Further, chances are high for these particles to form from gases through gas-to-particle conversion processes.  By considering these aspects, the day-to-day variability in PM1 is plotted in Figure 3. It is very clear that the variability is larger positive in the initial period and declined (more negative) during the latter, revealing that the PM1 fluctuations are higher initially and decreasing gradually during the study period. This indirectly suggests that the pathogens (virus and/or bacteria), covering the nano-particle clusters present in PM1 mass concentration and associated dynamics can be partly responsible for the triggering and spread of virus.

More details about the relationship between fluctuations in the primary/secondary pollutants and Coronavirus characteristics can be better understood by extending similar analysis to other pollutants such as SO2, CO, NH3, C6H6 and C7H8, which have been briefly discussed below. After implementation of Janata Curfew and Lockdown, the mass concentrations of these pollutants are found to be very low, resulting larger departures.  Therefore, it may also be noted here that, in normal meteorological conditions, variations in NO2, SO2 and CO exhibit an inverse relationship with those of Ozone. Such situations affect the earth-atmosphere radiation balance and thereby the climate significantly.  By looking at the current situation, we may recognize that real picture about the sources (at least the hotspots) of Coronavirus can be known after strict implementation of the Government policy of closure of many educational institutions, automobile sectors, industries, construction/demolition activities up to April 2020 and beyond.


Daily mean variations in PM10, 2.5, 1, NO2, CO, NH3, O3, SO2, C6H6 and C7H8 Concentration departures during the extended period from 15 January through 30 March 2020

Figure 4 displays the day-to-day marching of criteria pollutant concentration during the study period. It can be seen very clear from all the frames that the fluctuations are larger, and departures are mostly positive in the first half while it is negative in the second half extended period between 15 January and 30 March 2020. It may also be recent one to be observed for nine minutes by every Indian citizen on Sunday (05 April 2020) night to light candles/oil lamps by completely switching off the electricity everywhere to weaken the Coronavirus (COVID-19) activity. This process indirectly reveals that it reduces the light pollution, particularly of the Germicidal UV-VI NIR region of the light spectrum, which plays a prominent role in biodefence countermeasures; even pulsed (femtosecond) high power lasers have been used to inactivate pathogens, as explained by Vatansever et al. [19].

Variations in surface meteorological parameters

The synchronous surface meteorological parameters (wind speed and rainfall) observed with the AQMS are shown in Figure 5. Higher rainfall and stronger wind speed, observed on 28 January, 14 and 29 February and 4-5 March 29, 2020, higher rainfall and stronger wind speed cause reduction and dilution of pollutant concentrations, respectively.  Significant reduction in PM and gas concentrations were also observed on those days (Figures 3 and 4). These reductions may have resulted in larger variability, relatively more variability was observed on subsequent days that led to larger variability in the absence of rain.

Time variation of fluctuations (variability) in PM10 measured over some locations in the Delhi NCR

The variability present in the mass concentration of PM10, observed over about 25 locations in and around the Delhi NCR during 23 January – 23 March 2020 are plotted in   Figure 6. A few metropolitan stations are also potted in the figure for comparison purpose.  The larger concentrations in the beginning have declined gradually with time.  The linear trend line (black color solid line) also supports the same.  Although this steep decrease in the daily mean values of PM2.5 could be due to the sudden occurrence of rain (more than 12 mm) and wind speed (nearly 3.5 m/s) between 29 Feb and 06 March, the trend continued further with more steep decrease (about 63 per cent) due to the Nationwide Janata Curfew observed everywhere in the country on 22 March 2020 and beyond due to lockdown throughout the Delhi NCR.  These activities resulted in dramatic reduction in the levels of pollution and associated larger variability with negative departures in the criteria air pollutants (such as NO2, PM etc.).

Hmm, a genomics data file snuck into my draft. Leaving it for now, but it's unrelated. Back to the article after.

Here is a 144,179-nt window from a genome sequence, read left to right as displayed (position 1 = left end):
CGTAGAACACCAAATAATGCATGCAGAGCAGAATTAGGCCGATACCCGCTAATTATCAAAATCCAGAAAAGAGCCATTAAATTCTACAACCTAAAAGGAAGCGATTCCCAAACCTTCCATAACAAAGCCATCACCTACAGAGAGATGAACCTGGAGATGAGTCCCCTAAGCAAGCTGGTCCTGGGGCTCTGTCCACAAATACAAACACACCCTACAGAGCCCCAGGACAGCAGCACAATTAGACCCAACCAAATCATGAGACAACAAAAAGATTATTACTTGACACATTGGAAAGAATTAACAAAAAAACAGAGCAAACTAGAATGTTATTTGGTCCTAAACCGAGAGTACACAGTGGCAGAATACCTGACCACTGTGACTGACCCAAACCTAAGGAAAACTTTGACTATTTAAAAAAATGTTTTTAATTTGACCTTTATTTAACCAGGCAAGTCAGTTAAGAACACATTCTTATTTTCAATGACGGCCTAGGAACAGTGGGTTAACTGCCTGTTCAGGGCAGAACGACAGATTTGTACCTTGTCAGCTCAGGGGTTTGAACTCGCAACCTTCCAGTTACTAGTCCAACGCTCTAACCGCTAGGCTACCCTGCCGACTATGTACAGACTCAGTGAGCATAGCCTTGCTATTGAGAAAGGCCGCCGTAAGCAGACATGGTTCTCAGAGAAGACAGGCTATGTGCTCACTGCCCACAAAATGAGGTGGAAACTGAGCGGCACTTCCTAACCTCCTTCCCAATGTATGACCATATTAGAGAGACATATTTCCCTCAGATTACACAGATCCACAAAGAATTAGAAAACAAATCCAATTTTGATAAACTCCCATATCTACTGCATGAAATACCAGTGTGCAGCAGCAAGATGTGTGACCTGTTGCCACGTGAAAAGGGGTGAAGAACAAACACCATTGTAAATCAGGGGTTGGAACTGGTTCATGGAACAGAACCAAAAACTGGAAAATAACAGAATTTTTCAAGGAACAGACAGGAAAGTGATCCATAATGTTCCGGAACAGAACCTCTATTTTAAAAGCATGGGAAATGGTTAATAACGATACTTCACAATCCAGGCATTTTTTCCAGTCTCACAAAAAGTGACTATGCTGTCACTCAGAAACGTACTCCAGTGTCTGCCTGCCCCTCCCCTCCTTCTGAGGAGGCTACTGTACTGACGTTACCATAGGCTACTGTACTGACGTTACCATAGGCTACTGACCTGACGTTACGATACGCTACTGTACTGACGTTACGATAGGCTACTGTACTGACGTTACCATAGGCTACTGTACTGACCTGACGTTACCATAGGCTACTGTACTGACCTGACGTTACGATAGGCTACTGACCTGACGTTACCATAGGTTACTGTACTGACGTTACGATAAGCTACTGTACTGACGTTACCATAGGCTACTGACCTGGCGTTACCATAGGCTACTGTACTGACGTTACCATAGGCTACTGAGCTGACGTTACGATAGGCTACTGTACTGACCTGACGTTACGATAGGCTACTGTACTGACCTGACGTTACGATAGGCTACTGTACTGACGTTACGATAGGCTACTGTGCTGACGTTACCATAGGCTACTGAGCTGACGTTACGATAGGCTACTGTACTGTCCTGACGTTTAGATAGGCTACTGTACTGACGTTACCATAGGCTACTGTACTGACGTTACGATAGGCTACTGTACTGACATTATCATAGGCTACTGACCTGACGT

Multi-Site PM2.5 Undulations in and Around Delhi NCR

The day-to-day variations in PM2.5 mass concentration over hot-spot locations in the Delhi NCR and adjoining regions together with a few metropolitan stations in India (for comparison purpose) for the period from 23 January to 23 March 2020 are portrayed in Figure 7. The solid line in the figure denotes the linear trend line which reveals the decreasing trend of variations in the present case. Two highlights can be noted from this figure – (i) variations are similar to those observed in the other parameters discussed in the earlier sub-sections and (ii) mass concentrations are well below the NAAQS (National Ambient Air Quality Standard) and WHO (World Meteorological Organization) standards soon after the implementation of Janata Curfew and lockdown, announced by the Government of India (GOI) from 22 March onwards. The variations in NO2, SO2, CO, O3 and PM show in-phase with the spread of COVID-19 pandemic. Because the availability of test facilities was less initially, the impact of lowering of air pollution was felt slow, but it increased the PM2.5 mass concentration values recorded over locations in the Delhi NCR and adjoining regions from 23 January through 23 March 2020. (Such as the present study location of Panchgaon, AUH), the reductions are seen more prominent for PM1 and NO2 rather for other gaseous constituents such as SO2, NH3, O3 and VOCs.  In other words, the departures for PM1 and NO2 exhibit more as compared to those of other criteria air pollutants.  We have also studied the daily mean mass concentrations and their departures from mean during the continuing lockdown period from 23 March 2020 onwards.  The results clearly showed an increasing trend in large negative gradients (departures) (figure not shown) in pollutant mass concentration and its association with COVID-19 intensity and spread. The prominent reduction in air pollution during the extended lockdown period up to May 03, 2020 and the post-COVID-19 period are being studied in the Delhi NCR and its adjoining regions to examine this association in more detail.